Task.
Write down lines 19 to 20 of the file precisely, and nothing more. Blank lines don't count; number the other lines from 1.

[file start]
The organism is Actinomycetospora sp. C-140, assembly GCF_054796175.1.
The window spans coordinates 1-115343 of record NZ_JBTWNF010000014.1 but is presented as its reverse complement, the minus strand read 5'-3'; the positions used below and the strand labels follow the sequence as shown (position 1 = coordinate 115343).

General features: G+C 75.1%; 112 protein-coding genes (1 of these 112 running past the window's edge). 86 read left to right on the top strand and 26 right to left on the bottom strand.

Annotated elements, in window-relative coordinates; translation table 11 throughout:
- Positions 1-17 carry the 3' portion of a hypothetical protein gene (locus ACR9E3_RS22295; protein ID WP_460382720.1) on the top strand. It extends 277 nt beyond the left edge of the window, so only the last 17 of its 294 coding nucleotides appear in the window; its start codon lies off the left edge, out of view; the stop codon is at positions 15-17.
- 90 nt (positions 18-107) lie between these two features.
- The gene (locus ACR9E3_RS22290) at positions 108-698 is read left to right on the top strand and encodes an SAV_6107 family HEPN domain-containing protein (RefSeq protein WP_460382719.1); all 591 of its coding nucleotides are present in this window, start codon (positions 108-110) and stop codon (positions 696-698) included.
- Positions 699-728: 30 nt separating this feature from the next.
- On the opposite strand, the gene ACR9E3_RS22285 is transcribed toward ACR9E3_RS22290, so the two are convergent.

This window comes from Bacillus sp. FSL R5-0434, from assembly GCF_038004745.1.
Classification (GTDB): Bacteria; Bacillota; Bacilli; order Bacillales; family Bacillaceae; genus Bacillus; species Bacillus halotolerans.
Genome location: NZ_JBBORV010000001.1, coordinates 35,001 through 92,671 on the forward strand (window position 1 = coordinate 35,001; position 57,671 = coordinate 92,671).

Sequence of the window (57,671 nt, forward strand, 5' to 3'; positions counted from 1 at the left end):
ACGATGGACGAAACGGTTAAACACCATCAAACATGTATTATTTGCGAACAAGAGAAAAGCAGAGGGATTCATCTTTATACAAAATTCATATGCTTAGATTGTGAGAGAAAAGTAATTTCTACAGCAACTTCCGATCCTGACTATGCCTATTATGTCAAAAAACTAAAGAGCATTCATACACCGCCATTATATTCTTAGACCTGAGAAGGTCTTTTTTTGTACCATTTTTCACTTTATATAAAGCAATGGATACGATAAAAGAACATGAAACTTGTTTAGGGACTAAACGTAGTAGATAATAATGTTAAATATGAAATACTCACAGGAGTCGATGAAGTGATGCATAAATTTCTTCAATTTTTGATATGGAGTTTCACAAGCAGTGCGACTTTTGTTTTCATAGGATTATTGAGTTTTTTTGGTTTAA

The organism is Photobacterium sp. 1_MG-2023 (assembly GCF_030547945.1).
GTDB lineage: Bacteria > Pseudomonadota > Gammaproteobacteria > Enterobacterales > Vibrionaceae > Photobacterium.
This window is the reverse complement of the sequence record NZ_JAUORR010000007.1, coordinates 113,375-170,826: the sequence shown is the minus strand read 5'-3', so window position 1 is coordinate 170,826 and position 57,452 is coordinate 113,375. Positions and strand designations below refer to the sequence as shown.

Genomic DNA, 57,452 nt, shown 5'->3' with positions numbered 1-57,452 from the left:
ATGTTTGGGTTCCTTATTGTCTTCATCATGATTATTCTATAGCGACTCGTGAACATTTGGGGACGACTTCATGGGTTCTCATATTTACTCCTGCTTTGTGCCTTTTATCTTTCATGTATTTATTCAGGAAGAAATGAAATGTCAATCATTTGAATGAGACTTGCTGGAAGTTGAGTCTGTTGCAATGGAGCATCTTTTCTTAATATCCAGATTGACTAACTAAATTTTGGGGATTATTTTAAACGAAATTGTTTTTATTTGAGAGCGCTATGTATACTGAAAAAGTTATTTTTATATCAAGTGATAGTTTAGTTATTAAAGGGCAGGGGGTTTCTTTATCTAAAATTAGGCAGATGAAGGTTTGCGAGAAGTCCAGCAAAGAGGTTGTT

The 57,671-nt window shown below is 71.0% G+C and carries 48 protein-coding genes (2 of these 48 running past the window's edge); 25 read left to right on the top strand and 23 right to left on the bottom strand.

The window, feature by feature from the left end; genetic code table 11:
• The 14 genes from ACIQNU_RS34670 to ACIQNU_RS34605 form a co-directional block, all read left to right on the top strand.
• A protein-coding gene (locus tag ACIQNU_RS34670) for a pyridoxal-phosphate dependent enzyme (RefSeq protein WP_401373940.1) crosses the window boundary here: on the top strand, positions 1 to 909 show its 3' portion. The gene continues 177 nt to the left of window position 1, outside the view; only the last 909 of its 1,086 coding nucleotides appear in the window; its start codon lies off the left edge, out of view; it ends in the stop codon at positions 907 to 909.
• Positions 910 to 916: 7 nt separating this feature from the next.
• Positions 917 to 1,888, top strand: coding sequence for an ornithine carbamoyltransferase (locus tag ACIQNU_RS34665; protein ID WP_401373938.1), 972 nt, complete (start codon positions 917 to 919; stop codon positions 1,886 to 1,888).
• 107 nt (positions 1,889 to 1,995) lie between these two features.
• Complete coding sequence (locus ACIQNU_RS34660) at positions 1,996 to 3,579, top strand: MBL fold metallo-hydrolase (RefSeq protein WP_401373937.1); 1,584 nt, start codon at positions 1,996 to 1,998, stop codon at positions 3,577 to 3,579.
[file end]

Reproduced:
ATGTTTGGGTTCCTTATTGTCTTCATCATGATTATTCTATAGCGACTCGTGAACATTTGGGGACGACTTCATGGGTTCTCATATTTACTCCTGCTTTGTGCCTTTTATCTTTCATGTATTTATTCAGGAAGAAATGAAATGTCAATCATTTGAATGAGACTTGCTGGAAGTTGAGTCTGTTGCAATGGAGCATCTTTTCTTAATATCCAGATTGACTAACTAAATTTTGGGGATTATTTTAAACGAAATTGTTTTTATTTGAGAGCGCTATGTATACTGAAAAAGTTATTTTTATATCAAGTGATAGTTTAGTTATTAAAGGGCAGGGGGTTTCTTTATCTAAAATTAGGCAGATGAAGGTTTGCGAGAAGTCCAGCAAAGAGGTTGTT

The 57,671-nt window shown below is 71.0% G+C and carries 48 protein-coding genes (2 of these 48 running past the window's edge); 25 read left to right on the top strand and 23 right to left on the bottom strand.